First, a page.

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Spicy Foods

Some like it hot … and some can’t take the heat. Spicy food makes your blood vessels swell and even break, leading to purple marks on your face. If you have rosacea -- common in women after menopause -- the heat from spice can trigger a flare-up. It also raises your body temperature, so you sweat to cool back down. When sweat mixes with the bacteria on your skin, it can cause breakouts and blotches.

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Your skin is the largest organ in your body, and everything you eat affects it. Most margarines, especially the solid kind, have trans fats. They raise your “bad” cholesterol, lower your “good” kind, and create inflammation throughout your body. Inflammation is linked to heart disease and stroke, two conditions that can give you an aged appearance.

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Sodas and Energy Drinks

The more sodas and energy drinks you consume, the quicker the cells in your tissues age. In addition to the fizz, they have more calories and added sugar -- 7 to 10 teaspoons in 12 ounces -- than any other beverage. Combined with the bacteria in your mouth, that sugar also forms acid that wears down your tooth enamel and causes decay. Other cons include weight gain and a higher risk of stroke and dementia.

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Frozen Dinners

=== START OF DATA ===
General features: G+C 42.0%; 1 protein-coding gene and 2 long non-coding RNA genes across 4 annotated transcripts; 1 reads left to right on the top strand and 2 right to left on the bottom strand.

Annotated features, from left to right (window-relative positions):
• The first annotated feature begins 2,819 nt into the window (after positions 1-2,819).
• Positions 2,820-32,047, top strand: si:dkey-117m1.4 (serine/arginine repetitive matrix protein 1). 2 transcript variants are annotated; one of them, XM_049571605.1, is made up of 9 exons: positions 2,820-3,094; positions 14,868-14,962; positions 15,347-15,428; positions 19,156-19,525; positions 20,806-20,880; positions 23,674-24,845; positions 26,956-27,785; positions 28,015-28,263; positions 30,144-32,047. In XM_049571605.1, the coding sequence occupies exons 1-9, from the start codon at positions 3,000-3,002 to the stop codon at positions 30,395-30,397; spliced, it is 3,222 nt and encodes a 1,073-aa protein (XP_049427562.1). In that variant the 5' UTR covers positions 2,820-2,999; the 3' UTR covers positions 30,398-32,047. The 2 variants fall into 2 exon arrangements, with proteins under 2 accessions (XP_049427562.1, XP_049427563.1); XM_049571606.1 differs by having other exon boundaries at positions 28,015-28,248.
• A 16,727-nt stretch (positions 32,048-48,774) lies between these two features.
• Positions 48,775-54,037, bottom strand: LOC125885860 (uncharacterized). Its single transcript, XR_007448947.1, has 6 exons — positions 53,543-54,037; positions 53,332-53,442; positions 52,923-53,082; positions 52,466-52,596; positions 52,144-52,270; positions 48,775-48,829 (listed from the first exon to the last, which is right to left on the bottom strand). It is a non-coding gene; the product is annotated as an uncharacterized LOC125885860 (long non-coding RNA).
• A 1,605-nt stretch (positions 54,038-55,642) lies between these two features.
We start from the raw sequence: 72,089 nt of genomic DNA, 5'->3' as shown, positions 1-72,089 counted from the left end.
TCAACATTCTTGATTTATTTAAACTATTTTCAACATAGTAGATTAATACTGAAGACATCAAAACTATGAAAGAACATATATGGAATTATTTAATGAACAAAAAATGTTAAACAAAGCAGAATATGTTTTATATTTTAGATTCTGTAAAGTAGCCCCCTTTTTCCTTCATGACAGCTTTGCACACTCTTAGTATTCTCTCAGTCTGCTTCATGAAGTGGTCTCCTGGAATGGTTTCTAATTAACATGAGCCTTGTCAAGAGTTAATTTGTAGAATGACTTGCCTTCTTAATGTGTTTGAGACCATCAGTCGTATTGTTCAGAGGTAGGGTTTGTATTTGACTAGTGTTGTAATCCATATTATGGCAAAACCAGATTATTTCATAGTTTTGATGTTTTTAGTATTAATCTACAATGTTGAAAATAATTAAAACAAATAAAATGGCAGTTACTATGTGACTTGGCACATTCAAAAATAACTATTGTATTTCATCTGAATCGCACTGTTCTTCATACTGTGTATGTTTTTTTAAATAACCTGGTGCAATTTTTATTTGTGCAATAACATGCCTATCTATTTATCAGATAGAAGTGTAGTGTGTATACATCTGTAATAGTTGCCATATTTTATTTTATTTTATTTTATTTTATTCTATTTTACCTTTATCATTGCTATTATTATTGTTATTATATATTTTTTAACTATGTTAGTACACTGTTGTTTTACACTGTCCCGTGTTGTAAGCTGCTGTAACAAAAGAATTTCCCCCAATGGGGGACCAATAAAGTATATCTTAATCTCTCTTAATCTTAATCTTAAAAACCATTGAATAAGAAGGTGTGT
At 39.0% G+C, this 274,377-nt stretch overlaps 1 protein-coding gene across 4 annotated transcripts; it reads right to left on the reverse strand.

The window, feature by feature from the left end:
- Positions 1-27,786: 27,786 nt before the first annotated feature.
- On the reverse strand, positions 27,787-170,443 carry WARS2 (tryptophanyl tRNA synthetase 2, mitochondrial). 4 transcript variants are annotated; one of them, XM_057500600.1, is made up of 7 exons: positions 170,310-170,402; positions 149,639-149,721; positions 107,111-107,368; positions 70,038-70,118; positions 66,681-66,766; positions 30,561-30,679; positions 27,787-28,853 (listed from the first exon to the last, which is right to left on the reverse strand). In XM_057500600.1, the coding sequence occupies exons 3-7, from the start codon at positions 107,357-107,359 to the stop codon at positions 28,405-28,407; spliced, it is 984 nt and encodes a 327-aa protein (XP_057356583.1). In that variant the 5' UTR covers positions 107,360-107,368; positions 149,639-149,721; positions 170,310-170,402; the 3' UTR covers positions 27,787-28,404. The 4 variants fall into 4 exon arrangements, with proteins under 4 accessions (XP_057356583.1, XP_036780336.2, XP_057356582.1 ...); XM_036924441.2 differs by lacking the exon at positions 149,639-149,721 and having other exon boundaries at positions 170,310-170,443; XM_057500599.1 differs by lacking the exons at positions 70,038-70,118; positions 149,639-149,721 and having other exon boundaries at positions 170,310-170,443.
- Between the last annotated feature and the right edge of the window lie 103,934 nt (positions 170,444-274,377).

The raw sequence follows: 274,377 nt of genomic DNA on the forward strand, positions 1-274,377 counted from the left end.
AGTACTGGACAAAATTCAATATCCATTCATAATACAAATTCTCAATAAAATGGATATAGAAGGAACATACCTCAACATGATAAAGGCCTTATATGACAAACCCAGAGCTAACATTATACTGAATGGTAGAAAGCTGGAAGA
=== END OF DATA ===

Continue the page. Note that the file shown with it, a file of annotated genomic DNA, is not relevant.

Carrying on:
One frozen dinner can pack in half the sodium of a healthy daily diet. When you have too much salt, it causes you to drink more than normal and flood your kidneys. Any extra water will move to places in your body that have less salt, like your face and hands. That’s what makes you look puffy.

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Those margaritas don’t look as good on your skin as they did in the glass. If you’ve ever had cotton mouth in the morning after a night of drinks, you know alcohol dehydrates you. This makes a big impact on your skin, which is 63% water. Even if you drink a big glass of water, it will hydrate all your other organs before your skin. When you don’t get enough, your skin looks and feels dry, and can’t defend itself against wrinkles.

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Processed Meats

Put down the pepperoni: Processed meats, like bacon, sausage, ham, and deli cuts, are smoked, cured, or salted so they’ll last longer without going bad. It’s what makes them both delicious and dangerous. The sodium and chemical preservatives cause inflammation that can wear your body down inside and out. A little inflammation is good: It helps your cells heal. Too much can cause heart disease, stroke, and diabetes.

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Fried Foods

The difference between dough and a doughnut is a nice long bath in boiling oil. That bath promotes free radicals, or unstable molecules that damage other molecules in your cells and add years to your skin. You can also find free radicals in other fried foods like french fries, hush puppies, and mozzarella sticks.

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Baked Goods

Just because they’re not fried doesn’t mean they look good on you. Baked goods like cookies and cakes are high in artery-clogging fat that put on the pounds. They also don’t skimp on sugar, which can cause diabetes, high blood pressure, and tooth decay (among other things). Inflammation is another reason to skip that sundae. The more inflammation you have, the higher your chances of arthritis, depression, Alzheimer’s, and some cancers.

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Charred Meats

How this for an acronym? Frying or grilling meat at high temps creates advanced glycation end products, or AGEs. Low levels of AGEs are fine (your own body produces them), but high amounts from charred meats cause inflammation that “inflammages” your body and triggers heart disease and diabetes.